Global Family Law Services

Seeking to Enforce Religious Agreements in a Secular Court

| Dec 7, 2012 | Divorce, Jewish Divorce / Get, Prenuptial Agreements, Religion

Often people come to us for divorce consultations and ask our advice about the religious “deal” they struck with their soon-to-be ex-spouse. They want to know whether or not the terms of the deal are enforceable, or, whether they can avoid enforcement of the deal. The separation of church and state is axiomatic in our country, making the enforcement of religious agreements an area fraught with uncertainty both for litigants and their lawyers. Although courts will certainly offer guidance in many situations, it is just as often the case that they find they cannot order an individual to do something related to the exercise of religion.

After looking at prior cases decided in multiple jurisdictions, the most reasonable conclusion we can reach is that the effective lawyer is one who bases his or her arguments on secular contract law and “neutral principles,” rather than on religious ones. But, generally speaking, the answer is “no,” such agreements are not enforceable in civil courts. People can change their minds about religion and the religious deals they make. Courts are unable to interfere with a person’s changed religious preference. This means that family law attorneys often find have to help their clients sort through the consequences of such a change. That is not to say that religious agreements are never enforceable. A religiously based prenuptial agreement, for example, may be deemed valid.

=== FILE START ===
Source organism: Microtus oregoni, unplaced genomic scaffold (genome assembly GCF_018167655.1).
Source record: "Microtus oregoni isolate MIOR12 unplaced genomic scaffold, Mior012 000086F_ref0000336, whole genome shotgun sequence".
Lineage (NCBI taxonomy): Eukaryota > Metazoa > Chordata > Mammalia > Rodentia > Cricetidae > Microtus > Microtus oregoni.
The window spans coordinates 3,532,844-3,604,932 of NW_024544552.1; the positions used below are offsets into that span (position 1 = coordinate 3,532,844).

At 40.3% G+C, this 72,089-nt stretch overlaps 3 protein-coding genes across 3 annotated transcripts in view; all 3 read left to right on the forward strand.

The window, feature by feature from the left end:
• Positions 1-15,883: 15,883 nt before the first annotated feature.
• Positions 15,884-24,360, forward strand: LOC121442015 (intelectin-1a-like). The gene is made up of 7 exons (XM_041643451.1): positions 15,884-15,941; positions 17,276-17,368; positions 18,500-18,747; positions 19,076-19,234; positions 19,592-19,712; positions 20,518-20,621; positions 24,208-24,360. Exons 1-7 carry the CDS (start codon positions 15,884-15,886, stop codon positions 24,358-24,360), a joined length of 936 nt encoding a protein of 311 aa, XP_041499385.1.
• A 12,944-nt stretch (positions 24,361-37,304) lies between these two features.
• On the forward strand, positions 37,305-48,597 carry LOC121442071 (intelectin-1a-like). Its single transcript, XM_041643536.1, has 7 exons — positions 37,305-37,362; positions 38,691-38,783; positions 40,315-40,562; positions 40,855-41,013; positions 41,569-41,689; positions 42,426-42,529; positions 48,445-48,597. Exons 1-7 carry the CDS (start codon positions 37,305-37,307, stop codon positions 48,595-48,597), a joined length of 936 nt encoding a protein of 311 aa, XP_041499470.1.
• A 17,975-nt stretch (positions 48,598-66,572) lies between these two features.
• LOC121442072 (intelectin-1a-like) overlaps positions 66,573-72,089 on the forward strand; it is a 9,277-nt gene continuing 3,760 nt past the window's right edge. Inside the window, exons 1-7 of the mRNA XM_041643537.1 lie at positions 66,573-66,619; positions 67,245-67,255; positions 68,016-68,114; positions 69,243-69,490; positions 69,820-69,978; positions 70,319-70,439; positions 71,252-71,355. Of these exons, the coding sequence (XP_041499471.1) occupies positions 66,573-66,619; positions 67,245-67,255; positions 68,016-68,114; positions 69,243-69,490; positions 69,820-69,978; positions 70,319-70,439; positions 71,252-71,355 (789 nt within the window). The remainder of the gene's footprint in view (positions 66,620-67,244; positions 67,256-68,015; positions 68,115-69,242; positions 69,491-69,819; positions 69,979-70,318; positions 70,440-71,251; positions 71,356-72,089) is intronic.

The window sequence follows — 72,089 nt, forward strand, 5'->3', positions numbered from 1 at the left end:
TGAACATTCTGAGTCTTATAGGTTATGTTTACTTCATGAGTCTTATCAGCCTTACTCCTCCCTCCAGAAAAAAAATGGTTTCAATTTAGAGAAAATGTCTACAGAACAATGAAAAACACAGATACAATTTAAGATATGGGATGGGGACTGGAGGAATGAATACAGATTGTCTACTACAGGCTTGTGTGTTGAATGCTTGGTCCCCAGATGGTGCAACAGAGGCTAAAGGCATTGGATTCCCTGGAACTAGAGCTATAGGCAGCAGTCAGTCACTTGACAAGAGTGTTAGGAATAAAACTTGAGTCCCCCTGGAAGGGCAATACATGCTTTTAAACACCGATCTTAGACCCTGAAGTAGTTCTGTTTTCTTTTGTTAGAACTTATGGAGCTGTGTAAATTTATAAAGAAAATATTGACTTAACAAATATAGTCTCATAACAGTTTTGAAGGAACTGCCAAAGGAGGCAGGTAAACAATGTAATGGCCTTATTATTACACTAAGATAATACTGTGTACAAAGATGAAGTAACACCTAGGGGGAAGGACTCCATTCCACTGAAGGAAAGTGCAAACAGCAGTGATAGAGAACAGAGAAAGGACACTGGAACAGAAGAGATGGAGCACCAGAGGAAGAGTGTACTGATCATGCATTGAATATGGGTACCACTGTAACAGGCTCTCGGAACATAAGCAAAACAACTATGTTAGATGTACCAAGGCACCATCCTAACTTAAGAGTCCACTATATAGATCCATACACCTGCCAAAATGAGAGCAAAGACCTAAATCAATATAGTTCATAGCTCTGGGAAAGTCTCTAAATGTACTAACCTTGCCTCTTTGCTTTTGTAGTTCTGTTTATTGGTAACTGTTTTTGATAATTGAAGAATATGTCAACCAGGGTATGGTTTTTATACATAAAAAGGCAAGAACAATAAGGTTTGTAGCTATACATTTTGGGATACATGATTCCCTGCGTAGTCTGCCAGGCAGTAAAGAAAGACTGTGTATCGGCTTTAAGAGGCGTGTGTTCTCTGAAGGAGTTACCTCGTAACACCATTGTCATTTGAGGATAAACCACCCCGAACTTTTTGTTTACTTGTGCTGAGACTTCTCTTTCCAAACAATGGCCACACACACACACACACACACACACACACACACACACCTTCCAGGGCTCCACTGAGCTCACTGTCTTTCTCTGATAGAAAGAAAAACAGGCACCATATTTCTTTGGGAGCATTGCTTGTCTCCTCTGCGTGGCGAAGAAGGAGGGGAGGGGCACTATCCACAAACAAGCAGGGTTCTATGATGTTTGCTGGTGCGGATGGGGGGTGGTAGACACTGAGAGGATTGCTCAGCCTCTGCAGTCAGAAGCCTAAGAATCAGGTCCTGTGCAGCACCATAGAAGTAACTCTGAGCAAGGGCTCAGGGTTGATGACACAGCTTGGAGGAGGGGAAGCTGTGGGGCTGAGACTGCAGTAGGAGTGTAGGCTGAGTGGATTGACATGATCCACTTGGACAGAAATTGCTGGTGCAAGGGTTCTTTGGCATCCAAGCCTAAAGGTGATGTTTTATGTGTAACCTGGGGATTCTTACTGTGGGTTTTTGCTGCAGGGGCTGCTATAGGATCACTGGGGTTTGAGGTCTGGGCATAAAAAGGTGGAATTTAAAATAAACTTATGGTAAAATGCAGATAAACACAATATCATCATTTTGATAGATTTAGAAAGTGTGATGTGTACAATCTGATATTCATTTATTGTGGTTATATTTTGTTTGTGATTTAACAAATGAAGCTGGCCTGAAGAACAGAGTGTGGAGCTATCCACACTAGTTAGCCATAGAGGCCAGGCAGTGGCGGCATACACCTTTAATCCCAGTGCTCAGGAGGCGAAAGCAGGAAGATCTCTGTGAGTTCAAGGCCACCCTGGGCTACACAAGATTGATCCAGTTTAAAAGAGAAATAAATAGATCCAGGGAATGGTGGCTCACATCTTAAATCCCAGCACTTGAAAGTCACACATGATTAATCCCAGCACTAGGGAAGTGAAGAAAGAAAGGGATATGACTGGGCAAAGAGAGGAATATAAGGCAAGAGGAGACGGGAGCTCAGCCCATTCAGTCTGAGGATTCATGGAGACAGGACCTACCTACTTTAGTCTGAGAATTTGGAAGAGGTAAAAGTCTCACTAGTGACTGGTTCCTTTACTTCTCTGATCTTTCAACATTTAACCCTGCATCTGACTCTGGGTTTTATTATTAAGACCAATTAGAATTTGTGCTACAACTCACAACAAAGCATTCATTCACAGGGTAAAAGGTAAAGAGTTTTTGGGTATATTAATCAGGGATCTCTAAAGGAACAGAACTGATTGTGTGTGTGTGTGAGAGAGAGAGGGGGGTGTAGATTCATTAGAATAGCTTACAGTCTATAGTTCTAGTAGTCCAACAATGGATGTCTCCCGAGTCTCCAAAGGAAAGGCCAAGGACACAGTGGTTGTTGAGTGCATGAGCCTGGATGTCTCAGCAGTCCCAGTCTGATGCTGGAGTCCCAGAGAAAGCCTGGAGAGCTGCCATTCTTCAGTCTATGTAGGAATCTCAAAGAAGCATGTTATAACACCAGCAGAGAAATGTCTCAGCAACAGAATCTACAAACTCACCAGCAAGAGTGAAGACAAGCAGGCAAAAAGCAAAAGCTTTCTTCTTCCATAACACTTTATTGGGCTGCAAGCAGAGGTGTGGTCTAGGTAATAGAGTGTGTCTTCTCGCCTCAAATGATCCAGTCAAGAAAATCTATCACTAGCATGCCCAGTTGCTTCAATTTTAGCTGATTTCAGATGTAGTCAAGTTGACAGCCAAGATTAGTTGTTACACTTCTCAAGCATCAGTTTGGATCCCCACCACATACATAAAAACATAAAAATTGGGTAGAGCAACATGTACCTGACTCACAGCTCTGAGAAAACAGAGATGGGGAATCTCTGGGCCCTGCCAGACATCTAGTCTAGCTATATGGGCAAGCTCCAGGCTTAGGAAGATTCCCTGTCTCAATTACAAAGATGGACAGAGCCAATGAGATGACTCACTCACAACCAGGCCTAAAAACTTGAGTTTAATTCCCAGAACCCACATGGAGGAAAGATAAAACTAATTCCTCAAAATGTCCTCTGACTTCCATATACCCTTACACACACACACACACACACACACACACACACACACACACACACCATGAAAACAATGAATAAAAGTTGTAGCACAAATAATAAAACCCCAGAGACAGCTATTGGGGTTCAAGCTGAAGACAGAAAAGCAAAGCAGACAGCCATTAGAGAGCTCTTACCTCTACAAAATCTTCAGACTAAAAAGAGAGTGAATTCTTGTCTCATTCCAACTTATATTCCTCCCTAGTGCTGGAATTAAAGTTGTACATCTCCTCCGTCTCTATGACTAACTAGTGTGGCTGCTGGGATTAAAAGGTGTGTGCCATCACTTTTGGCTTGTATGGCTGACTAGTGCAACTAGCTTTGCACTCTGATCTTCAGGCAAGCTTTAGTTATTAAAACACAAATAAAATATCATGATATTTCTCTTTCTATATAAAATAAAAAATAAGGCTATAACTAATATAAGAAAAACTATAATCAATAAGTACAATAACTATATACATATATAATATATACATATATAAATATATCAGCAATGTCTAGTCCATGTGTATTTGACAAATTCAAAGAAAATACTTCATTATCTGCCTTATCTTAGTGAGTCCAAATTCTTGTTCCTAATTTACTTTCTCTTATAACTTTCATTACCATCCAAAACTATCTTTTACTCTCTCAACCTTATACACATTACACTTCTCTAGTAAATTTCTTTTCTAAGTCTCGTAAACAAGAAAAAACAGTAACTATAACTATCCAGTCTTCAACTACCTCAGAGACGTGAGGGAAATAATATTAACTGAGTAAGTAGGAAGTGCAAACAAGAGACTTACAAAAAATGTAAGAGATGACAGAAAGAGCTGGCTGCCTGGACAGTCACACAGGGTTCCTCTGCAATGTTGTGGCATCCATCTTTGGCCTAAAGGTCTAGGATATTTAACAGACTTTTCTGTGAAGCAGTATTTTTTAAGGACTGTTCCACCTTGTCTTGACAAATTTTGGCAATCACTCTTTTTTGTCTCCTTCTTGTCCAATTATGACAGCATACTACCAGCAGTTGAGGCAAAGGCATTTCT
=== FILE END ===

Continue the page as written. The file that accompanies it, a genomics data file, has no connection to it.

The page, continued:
Generally speaking, prenuptial agreements are governed by contract law. But the laws regarding prenuptial agreements are frequently stricter than those governing other types of contracts, and certain formalities usually must be followed. For example, in the Arizona case of Victor v. Victor, 866 P.2d 899 (Ariz Ct. of App. 1993), the Ketubah (a Jewish prenuptial agreement) satisfied the formality requirements for a valid prenuptial agreement, in spite of its religious beginnings. Nonetheless, the court held that it was not specific enough to constitute an entirely valid prenuptial agreement.

Often times, promised payments or other secular terms (e.g. simply appearing at a religious tribunal) either in a Mahr, in the Muslim faith, or a Ketubah, in the Jewish faith, give rise to an enforceable contract. Such was the case in the New Jersey and Florida matters of Odatalla v. Odatalla, 810 A. 2d 93 (N.J. Super. Ct. 2002) and Akileh v. Elchahal, 666 So. 2d 246 (Fla. Dist. Ct. App. 1996).

Since prenuptial agreements must satisfy certain prerequisites, a “contract” that is merely implied rather than being formally recorded would probably not be considered valid. The best practice is to video tape the execution and formalization of the religious contract just as one might video tape a prenuptial contract. In the recording it is essential to underscore the religious aspects that dovetail with the secular law.

Ultimately, whether a religious contract is likely to be enforced by a civil court depends upon whether the civil court is required to determine religious law or to perform a religious act. There is, perhaps unsurprisingly, conflicting authority on this issue. However, the best argument is one that employs secular principles, supports public policy, does not require the civil court to make a religious determination, and will lead to a result that is in line with prevailing law.

Sounds like a tall order? Perhaps… Consider the following cases: